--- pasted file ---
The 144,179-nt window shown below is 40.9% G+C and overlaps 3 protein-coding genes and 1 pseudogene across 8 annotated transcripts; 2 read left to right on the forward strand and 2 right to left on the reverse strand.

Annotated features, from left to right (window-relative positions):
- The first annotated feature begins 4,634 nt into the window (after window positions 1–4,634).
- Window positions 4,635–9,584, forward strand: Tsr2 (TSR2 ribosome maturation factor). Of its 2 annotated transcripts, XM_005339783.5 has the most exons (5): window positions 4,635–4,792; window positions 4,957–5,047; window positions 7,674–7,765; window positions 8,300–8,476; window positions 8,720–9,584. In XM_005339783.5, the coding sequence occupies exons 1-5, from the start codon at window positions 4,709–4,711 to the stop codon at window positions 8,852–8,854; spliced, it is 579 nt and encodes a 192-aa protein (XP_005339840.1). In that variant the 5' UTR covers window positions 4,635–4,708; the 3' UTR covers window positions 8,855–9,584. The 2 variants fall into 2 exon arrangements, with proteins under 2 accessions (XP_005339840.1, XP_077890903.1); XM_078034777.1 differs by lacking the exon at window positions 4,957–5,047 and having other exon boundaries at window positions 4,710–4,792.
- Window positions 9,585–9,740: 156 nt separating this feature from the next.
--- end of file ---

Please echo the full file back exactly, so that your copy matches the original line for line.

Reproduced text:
The 144,179-nt window shown below is 40.9% G+C and overlaps 3 protein-coding genes and 1 pseudogene across 8 annotated transcripts; 2 read left to right on the forward strand and 2 right to left on the reverse strand.

Annotated features, from left to right (window-relative positions):
- The first annotated feature begins 4,634 nt into the window (after window positions 1–4,634).
- Window positions 4,635–9,584, forward strand: Tsr2 (TSR2 ribosome maturation factor). Of its 2 annotated transcripts, XM_005339783.5 has the most exons (5): window positions 4,635–4,792; window positions 4,957–5,047; window positions 7,674–7,765; window positions 8,300–8,476; window positions 8,720–9,584. In XM_005339783.5, the coding sequence occupies exons 1-5, from the start codon at window positions 4,709–4,711 to the stop codon at window positions 8,852–8,854; spliced, it is 579 nt and encodes a 192-aa protein (XP_005339840.1). In that variant the 5' UTR covers window positions 4,635–4,708; the 3' UTR covers window positions 8,855–9,584. The 2 variants fall into 2 exon arrangements, with proteins under 2 accessions (XP_005339840.1, XP_077890903.1); XM_078034777.1 differs by lacking the exon at window positions 4,957–5,047 and having other exon boundaries at window positions 4,710–4,792.
- Window positions 9,585–9,740: 156 nt separating this feature from the next.